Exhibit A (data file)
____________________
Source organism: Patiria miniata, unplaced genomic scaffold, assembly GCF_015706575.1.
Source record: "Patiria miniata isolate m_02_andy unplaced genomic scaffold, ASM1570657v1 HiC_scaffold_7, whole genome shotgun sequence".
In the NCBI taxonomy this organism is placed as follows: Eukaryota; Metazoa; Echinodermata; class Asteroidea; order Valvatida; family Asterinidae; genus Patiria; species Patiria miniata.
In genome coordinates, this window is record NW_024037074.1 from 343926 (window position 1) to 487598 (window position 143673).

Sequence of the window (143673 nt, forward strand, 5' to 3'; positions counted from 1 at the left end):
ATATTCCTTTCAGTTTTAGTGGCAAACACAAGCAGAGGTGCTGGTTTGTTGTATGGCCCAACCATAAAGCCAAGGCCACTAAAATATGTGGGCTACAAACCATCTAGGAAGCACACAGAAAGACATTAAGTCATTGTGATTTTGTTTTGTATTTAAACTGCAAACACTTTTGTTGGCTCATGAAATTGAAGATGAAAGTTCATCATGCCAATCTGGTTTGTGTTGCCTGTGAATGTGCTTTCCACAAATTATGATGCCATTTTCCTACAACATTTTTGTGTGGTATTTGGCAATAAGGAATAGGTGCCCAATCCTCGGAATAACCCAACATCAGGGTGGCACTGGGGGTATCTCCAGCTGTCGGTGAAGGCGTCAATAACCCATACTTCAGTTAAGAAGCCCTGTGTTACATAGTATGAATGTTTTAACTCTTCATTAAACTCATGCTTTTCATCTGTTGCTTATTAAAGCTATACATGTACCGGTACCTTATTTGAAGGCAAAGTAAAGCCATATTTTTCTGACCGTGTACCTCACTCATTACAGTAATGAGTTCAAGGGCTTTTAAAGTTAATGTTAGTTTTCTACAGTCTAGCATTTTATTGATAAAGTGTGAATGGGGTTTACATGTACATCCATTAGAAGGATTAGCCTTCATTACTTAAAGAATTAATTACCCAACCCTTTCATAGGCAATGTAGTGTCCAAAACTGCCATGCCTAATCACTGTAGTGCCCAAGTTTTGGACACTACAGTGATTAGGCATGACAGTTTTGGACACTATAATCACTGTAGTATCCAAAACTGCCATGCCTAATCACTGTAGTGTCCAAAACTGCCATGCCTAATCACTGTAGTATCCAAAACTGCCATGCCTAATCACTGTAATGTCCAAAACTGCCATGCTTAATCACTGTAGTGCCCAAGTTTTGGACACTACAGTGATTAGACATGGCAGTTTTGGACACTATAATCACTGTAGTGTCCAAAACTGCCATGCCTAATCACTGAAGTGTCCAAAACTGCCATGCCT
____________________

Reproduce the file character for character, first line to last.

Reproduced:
Source organism: Patiria miniata, unplaced genomic scaffold, assembly GCF_015706575.1.
Source record: "Patiria miniata isolate m_02_andy unplaced genomic scaffold, ASM1570657v1 HiC_scaffold_7, whole genome shotgun sequence".
In the NCBI taxonomy this organism is placed as follows: Eukaryota; Metazoa; Echinodermata; class Asteroidea; order Valvatida; family Asterinidae; genus Patiria; species Patiria miniata.
In genome coordinates, this window is record NW_024037074.1 from 343926 (window position 1) to 487598 (window position 143673).

Sequence of the window (143673 nt, forward strand, 5' to 3'; positions counted from 1 at the left end):
ATATTCCTTTCAGTTTTAGTGGCAAACACAAGCAGAGGTGCTGGTTTGTTGTATGGCCCAACCATAAAGCCAAGGCCACTAAAATATGTGGGCTACAAACCATCTAGGAAGCACACAGAAAGACATTAAGTCATTGTGATTTTGTTTTGTATTTAAACTGCAAACACTTTTGTTGGCTCATGAAATTGAAGATGAAAGTTCATCATGCCAATCTGGTTTGTGTTGCCTGTGAATGTGCTTTCCACAAATTATGATGCCATTTTCCTACAACATTTTTGTGTGGTATTTGGCAATAAGGAATAGGTGCCCAATCCTCGGAATAACCCAACATCAGGGTGGCACTGGGGGTATCTCCAGCTGTCGGTGAAGGCGTCAATAACCCATACTTCAGTTAAGAAGCCCTGTGTTACATAGTATGAATGTTTTAACTCTTCATTAAACTCATGCTTTTCATCTGTTGCTTATTAAAGCTATACATGTACCGGTACCTTATTTGAAGGCAAAGTAAAGCCATATTTTTCTGACCGTGTACCTCACTCATTACAGTAATGAGTTCAAGGGCTTTTAAAGTTAATGTTAGTTTTCTACAGTCTAGCATTTTATTGATAAAGTGTGAATGGGGTTTACATGTACATCCATTAGAAGGATTAGCCTTCATTACTTAAAGAATTAATTACCCAACCCTTTCATAGGCAATGTAGTGTCCAAAACTGCCATGCCTAATCACTGTAGTGCCCAAGTTTTGGACACTACAGTGATTAGGCATGACAGTTTTGGACACTATAATCACTGTAGTATCCAAAACTGCCATGCCTAATCACTGTAGTGTCCAAAACTGCCATGCCTAATCACTGTAGTATCCAAAACTGCCATGCCTAATCACTGTAATGTCCAAAACTGCCATGCTTAATCACTGTAGTGCCCAAGTTTTGGACACTACAGTGATTAGACATGGCAGTTTTGGACACTATAATCACTGTAGTGTCCAAAACTGCCATGCCTAATCACTGAAGTGTCCAAAACTGCCATGCCT